In my opinion, French and American hip hop are the two major influences, and the third one in importance is African hip hop, especially the one coming from Senegal and Gambia, like Dara Gee. They have a very strong African percussion base, and also the original hip hop base. America is still number one, and France is also important because of all the immigration they have had, with artists like Sinik, Supa Crew, Mc Solaar… Latin hip hop would be in last place: we have a fairly new culture, we are just starting to experience immigration (and consequent influence from other cultures), but we are growing strong. Although there has been an evolution, we lack maturity. Both as a Dj and as a producer, I often feel happier working with foreign people, because they are more mature, both mentally and musically. At least in the hip hop industry…
Tell us a bit about your productions, and tell us where you want to get with them.
The first thing I like to find is a good sampler. This is basic. It's how the musical bases are enriched, whether it's Soul, Funk, etc… I want to look deeper, and find that q classic sampler, something original. I want to make versions, but the kind that make people say: "Wow, this is a I know this song, but this guy has really turned it around!"
I like to create good hip hop bases, especially with flowing bass (I like them to be fat). The reason is that bass is a very important piece in hip hop, the other important part being beat. These are the two basic elements to find a good hip hop base. I'm especially focused on looking for freshness, the kind that I feel here in Barcelona, and this is what I can mix with all of my years in the music industry.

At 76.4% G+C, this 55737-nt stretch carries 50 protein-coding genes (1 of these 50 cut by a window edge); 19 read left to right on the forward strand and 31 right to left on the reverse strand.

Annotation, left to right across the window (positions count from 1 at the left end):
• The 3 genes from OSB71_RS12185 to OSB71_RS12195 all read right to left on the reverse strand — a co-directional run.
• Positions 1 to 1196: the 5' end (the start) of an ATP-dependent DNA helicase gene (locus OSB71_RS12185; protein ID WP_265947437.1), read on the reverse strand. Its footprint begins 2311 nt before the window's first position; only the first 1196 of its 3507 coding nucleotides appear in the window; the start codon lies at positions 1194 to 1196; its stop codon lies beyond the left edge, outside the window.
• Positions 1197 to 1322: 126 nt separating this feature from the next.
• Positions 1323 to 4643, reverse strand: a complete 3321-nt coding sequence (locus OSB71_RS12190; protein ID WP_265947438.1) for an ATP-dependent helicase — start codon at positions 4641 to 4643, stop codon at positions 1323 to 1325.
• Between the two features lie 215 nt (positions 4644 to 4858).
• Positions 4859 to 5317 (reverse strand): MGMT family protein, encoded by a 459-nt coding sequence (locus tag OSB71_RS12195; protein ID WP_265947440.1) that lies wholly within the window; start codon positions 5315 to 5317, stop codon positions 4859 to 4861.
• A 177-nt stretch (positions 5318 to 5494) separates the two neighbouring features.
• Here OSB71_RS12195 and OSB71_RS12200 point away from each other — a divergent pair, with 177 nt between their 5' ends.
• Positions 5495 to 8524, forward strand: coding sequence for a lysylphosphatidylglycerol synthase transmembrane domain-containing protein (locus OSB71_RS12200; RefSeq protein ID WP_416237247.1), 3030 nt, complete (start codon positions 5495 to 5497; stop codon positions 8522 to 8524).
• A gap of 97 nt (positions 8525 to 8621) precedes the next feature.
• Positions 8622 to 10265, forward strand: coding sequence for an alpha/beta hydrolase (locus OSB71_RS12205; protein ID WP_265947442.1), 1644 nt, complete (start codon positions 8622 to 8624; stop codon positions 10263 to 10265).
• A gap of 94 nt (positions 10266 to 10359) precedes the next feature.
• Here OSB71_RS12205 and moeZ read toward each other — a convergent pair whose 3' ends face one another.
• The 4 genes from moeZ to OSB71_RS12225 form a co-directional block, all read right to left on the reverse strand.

My biggest project is to release an album, if everything goes well I will have it produced this year. I want to have a good look into my guest artists, because I have pretty good contacts in Barcelona, Malaga, England, Russia, Germany, or Africa. I will finish the design and everything else next year. You see, I want to create a universal LP, a complete work that I can somehow express. I don't want to release a typical rap album. Don't get me wrong, I like Spanish hip hop, but just some of it. I listen to those who have fresh stuff, like Zaragoza's Violadores del Verso, Malaga's Picos Pardos, Chacho Brothers, Solo Los Solo … There are globally interesting LP's, but my idea is to release something more diverse, both in producing, and in the languages used in every song.
Music, my lifestyle, and my freedom to be where I am. Last, I have to mention love, whether it's family, friends, or partner love…
To finish off, what is your piece of advice for those who are getting started in music?
Look for the basics, whether you are a hip hop, techno, punk, or rock fan. It doesn't matter! Find the reason to follow that style, get informed!